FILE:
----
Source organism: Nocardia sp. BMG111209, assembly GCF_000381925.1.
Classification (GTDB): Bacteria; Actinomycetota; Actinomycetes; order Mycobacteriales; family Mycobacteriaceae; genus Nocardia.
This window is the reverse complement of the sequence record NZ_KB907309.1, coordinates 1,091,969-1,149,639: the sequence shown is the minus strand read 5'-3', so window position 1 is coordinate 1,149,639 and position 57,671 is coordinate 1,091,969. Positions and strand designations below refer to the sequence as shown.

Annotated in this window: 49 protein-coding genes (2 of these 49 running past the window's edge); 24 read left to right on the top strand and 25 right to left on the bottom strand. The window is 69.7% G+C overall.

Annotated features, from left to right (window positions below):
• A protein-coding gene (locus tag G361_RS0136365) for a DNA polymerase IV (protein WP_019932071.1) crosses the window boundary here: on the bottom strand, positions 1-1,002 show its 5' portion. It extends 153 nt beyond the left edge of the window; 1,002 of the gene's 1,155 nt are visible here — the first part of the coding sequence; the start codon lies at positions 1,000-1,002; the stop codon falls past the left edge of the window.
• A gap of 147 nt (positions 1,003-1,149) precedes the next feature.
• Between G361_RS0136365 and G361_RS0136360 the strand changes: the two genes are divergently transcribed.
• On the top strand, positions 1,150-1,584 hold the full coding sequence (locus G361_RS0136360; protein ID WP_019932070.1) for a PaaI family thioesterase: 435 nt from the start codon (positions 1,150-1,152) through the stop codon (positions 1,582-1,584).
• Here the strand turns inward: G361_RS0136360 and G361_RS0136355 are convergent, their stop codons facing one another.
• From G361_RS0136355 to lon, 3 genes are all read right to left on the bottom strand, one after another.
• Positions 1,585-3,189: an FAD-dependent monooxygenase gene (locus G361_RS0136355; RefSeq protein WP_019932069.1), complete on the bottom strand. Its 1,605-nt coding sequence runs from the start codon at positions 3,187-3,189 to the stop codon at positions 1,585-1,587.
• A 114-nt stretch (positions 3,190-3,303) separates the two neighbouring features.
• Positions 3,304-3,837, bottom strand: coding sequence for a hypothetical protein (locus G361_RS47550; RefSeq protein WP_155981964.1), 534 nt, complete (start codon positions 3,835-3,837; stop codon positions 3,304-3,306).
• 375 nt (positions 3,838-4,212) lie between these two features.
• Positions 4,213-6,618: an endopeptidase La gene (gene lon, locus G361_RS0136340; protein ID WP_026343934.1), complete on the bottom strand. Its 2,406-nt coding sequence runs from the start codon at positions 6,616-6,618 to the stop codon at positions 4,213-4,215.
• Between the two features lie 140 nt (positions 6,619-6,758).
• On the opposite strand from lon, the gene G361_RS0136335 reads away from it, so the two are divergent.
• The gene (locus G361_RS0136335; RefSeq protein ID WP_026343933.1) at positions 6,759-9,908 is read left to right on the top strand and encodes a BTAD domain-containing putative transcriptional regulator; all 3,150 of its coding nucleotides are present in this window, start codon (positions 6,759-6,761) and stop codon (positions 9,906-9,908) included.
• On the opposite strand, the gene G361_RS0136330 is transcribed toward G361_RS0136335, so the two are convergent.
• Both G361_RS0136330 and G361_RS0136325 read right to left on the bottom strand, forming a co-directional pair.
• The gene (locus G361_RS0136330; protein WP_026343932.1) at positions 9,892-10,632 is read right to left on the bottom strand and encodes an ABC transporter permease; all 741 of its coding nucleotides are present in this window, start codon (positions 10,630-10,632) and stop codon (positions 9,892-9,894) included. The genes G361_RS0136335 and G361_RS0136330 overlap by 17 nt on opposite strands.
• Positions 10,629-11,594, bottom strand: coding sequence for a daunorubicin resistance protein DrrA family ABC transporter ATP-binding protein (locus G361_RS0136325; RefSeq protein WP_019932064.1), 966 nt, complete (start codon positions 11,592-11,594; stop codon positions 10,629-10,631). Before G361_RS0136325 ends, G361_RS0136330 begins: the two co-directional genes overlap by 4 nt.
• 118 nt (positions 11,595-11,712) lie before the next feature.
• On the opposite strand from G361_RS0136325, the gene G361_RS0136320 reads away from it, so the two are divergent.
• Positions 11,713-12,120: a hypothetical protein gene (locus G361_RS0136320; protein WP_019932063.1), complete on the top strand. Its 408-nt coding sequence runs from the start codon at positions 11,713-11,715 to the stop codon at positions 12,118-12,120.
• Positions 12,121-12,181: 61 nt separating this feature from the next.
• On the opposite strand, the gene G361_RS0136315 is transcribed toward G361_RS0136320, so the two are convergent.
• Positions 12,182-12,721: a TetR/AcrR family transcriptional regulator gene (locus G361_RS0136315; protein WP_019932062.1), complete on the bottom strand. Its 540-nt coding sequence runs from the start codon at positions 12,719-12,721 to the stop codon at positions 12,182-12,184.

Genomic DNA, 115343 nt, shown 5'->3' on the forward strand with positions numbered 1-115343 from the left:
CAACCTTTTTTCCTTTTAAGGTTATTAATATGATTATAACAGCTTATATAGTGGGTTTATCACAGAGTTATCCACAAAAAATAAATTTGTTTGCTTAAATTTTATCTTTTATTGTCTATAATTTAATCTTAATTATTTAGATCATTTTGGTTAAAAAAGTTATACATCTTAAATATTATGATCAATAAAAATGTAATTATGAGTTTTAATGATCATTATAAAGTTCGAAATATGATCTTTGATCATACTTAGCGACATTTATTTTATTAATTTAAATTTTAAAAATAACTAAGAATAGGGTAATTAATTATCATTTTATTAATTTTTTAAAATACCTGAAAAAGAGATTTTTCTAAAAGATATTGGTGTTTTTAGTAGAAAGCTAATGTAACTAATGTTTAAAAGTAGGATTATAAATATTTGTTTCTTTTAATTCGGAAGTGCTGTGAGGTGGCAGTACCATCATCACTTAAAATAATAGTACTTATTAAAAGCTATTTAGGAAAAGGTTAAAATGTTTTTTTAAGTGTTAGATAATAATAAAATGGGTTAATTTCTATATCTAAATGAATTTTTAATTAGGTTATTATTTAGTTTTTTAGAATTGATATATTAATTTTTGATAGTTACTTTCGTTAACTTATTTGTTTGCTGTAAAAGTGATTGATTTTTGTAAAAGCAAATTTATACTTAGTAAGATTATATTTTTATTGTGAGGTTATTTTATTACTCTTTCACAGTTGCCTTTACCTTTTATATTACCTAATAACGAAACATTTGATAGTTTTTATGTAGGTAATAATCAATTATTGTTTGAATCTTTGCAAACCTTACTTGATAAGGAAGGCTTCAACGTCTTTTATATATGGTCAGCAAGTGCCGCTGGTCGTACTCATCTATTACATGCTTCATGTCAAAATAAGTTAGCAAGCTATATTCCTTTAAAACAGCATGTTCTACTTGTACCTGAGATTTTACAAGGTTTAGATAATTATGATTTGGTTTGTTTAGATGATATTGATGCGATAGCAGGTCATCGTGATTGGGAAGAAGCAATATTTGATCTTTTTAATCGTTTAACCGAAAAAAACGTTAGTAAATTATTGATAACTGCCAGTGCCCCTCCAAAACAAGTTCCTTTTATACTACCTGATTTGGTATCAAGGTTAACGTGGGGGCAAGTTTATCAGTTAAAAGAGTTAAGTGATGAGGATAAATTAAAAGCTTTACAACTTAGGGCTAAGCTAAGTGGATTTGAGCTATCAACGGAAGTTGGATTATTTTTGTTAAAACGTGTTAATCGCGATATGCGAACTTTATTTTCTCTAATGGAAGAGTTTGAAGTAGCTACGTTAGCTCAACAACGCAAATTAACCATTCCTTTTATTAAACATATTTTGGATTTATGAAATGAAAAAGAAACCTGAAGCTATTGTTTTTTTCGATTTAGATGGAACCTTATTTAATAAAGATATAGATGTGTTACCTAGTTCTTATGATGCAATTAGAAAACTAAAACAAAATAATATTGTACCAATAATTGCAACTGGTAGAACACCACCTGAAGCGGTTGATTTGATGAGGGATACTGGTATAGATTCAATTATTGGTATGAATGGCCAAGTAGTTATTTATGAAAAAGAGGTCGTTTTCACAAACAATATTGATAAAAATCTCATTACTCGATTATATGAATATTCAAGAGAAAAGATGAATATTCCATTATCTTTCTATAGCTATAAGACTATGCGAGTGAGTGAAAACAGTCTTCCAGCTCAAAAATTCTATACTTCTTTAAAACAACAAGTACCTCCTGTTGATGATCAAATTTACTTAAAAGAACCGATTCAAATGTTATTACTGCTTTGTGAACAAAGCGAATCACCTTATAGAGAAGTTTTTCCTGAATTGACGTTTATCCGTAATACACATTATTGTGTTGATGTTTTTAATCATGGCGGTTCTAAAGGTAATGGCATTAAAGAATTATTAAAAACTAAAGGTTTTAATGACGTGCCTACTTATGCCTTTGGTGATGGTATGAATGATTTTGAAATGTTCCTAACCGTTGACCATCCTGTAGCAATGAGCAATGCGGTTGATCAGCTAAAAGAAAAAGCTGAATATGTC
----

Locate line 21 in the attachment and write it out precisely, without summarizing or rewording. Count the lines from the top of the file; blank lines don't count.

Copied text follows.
• Both G361_RS0136330 and G361_RS0136325 read right to left on the bottom strand, forming a co-directional pair.